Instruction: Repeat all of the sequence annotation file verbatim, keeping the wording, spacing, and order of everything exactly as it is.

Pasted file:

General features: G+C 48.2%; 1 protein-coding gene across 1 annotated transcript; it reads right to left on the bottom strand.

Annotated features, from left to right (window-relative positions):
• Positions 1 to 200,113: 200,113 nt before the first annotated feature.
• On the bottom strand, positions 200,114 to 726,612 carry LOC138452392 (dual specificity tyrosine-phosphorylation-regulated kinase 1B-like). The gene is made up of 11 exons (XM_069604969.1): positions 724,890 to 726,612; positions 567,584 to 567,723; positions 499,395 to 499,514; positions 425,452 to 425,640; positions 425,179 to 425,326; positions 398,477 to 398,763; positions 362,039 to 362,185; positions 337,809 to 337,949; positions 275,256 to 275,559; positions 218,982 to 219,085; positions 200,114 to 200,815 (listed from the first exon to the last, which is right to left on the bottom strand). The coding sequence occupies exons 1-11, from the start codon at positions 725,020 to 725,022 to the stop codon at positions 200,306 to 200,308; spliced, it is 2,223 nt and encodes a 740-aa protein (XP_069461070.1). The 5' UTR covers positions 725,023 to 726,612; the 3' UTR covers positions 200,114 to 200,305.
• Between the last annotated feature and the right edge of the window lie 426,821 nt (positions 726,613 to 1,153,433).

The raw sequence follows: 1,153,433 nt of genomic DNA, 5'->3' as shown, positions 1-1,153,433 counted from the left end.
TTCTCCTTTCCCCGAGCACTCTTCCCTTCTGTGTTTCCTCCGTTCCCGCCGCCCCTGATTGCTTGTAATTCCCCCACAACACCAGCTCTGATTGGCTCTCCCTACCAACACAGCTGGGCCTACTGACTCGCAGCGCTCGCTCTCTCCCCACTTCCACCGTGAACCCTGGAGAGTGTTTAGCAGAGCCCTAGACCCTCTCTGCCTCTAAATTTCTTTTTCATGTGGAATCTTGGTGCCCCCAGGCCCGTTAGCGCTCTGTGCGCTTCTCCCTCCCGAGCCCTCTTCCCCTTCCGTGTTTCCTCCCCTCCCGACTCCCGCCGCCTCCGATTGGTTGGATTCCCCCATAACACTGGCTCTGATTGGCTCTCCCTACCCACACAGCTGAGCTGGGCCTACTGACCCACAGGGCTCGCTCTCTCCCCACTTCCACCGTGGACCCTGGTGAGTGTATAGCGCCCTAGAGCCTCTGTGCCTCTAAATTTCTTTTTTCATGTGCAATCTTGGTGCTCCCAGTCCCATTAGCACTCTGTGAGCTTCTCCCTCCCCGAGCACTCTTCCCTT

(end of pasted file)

General features: G+C 48.2%; 1 protein-coding gene across 1 annotated transcript; it reads right to left on the bottom strand.

Annotated features, from left to right (window-relative positions):
• Positions 1 to 200,113: 200,113 nt before the first annotated feature.
• On the bottom strand, positions 200,114 to 726,612 carry LOC138452392 (dual specificity tyrosine-phosphorylation-regulated kinase 1B-like). The gene is made up of 11 exons (XM_069604969.1): positions 724,890 to 726,612; positions 567,584 to 567,723; positions 499,395 to 499,514; positions 425,452 to 425,640; positions 425,179 to 425,326; positions 398,477 to 398,763; positions 362,039 to 362,185; positions 337,809 to 337,949; positions 275,256 to 275,559; positions 218,982 to 219,085; positions 200,114 to 200,815 (listed from the first exon to the last, which is right to left on the bottom strand). The coding sequence occupies exons 1-11, from the start codon at positions 725,020 to 725,022 to the stop codon at positions 200,306 to 200,308; spliced, it is 2,223 nt and encodes a 740-aa protein (XP_069461070.1). The 5' UTR covers positions 725,023 to 726,612; the 3' UTR covers positions 200,114 to 200,305.
• Between the last annotated feature and the right edge of the window lie 426,821 nt (positions 726,613 to 1,153,433).

The raw sequence follows: 1,153,433 nt of genomic DNA, 5'->3' as shown, positions 1-1,153,433 counted from the left end.
TTCTCCTTTCCCCGAGCACTCTTCCCTTCTGTGTTTCCTCCGTTCCCGCCGCCCCTGATTGCTTGTAATTCCCCCACAACACCAGCTCTGATTGGCTCTCCCTACCAACACAGCTGGGCCTACTGACTCGCAGCGCTCGCTCTCTCCCCACTTCCACCGTGAACCCTGGAGAGTGTTTAGCAGAGCCCTAGACCCTCTCTGCCTCTAAATTTCTTTTTCATGTGGAATCTTGGTGCCCCCAGGCCCGTTAGCGCTCTGTGCGCTTCTCCCTCCCGAGCCCTCTTCCCCTTCCGTGTTTCCTCCCCTCCCGACTCCCGCCGCCTCCGATTGGTTGGATTCCCCCATAACACTGGCTCTGATTGGCTCTCCCTACCCACACAGCTGAGCTGGGCCTACTGACCCACAGGGCTCGCTCTCTCCCCACTTCCACCGTGGACCCTGGTGAGTGTATAGCGCCCTAGAGCCTCTGTGCCTCTAAATTTCTTTTTTCATGTGCAATCTTGGTGCTCCCAGTCCCATTAGCACTCTGTGAGCTTCTCCCTCCCCGAGCACTCTTCCCTT